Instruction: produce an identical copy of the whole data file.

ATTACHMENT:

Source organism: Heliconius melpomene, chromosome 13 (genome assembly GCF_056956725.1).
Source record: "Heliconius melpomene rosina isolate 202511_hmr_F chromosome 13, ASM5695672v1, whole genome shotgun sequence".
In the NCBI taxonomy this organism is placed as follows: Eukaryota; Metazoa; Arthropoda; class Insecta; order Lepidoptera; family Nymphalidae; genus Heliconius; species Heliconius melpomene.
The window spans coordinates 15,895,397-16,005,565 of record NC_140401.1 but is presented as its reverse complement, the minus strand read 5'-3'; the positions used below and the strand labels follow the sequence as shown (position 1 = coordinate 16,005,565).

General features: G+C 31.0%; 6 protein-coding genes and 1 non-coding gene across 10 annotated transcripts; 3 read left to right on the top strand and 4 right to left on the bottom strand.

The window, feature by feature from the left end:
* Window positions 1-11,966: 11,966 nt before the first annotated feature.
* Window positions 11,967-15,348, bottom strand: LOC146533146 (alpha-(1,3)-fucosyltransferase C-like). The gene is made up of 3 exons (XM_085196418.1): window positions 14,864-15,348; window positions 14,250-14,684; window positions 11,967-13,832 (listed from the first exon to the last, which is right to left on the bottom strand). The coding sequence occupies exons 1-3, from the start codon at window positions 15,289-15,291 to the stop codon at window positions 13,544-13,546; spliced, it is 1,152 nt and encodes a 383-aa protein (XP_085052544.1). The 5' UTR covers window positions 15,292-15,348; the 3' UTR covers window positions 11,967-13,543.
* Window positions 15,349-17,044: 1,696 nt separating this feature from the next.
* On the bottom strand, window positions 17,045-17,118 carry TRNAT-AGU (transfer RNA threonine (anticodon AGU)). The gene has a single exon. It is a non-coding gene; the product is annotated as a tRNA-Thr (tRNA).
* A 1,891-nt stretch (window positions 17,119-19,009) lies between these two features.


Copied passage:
Source organism: Heliconius melpomene, chromosome 13 (genome assembly GCF_056956725.1).
Source record: "Heliconius melpomene rosina isolate 202511_hmr_F chromosome 13, ASM5695672v1, whole genome shotgun sequence".
In the NCBI taxonomy this organism is placed as follows: Eukaryota; Metazoa; Arthropoda; class Insecta; order Lepidoptera; family Nymphalidae; genus Heliconius; species Heliconius melpomene.
The window spans coordinates 15,895,397-16,005,565 of record NC_140401.1 but is presented as its reverse complement, the minus strand read 5'-3'; the positions used below and the strand labels follow the sequence as shown (position 1 = coordinate 16,005,565).

General features: G+C 31.0%; 6 protein-coding genes and 1 non-coding gene across 10 annotated transcripts; 3 read left to right on the top strand and 4 right to left on the bottom strand.

The window, feature by feature from the left end:
* Window positions 1-11,966: 11,966 nt before the first annotated feature.
* Window positions 11,967-15,348, bottom strand: LOC146533146 (alpha-(1,3)-fucosyltransferase C-like). The gene is made up of 3 exons (XM_085196418.1): window positions 14,864-15,348; window positions 14,250-14,684; window positions 11,967-13,832 (listed from the first exon to the last, which is right to left on the bottom strand). The coding sequence occupies exons 1-3, from the start codon at window positions 15,289-15,291 to the stop codon at window positions 13,544-13,546; spliced, it is 1,152 nt and encodes a 383-aa protein (XP_085052544.1). The 5' UTR covers window positions 15,292-15,348; the 3' UTR covers window positions 11,967-13,543.
* Window positions 15,349-17,044: 1,696 nt separating this feature from the next.
* On the bottom strand, window positions 17,045-17,118 carry TRNAT-AGU (transfer RNA threonine (anticodon AGU)). The gene has a single exon. It is a non-coding gene; the product is annotated as a tRNA-Thr (tRNA).
* A 1,891-nt stretch (window positions 17,119-19,009) lies between these two features.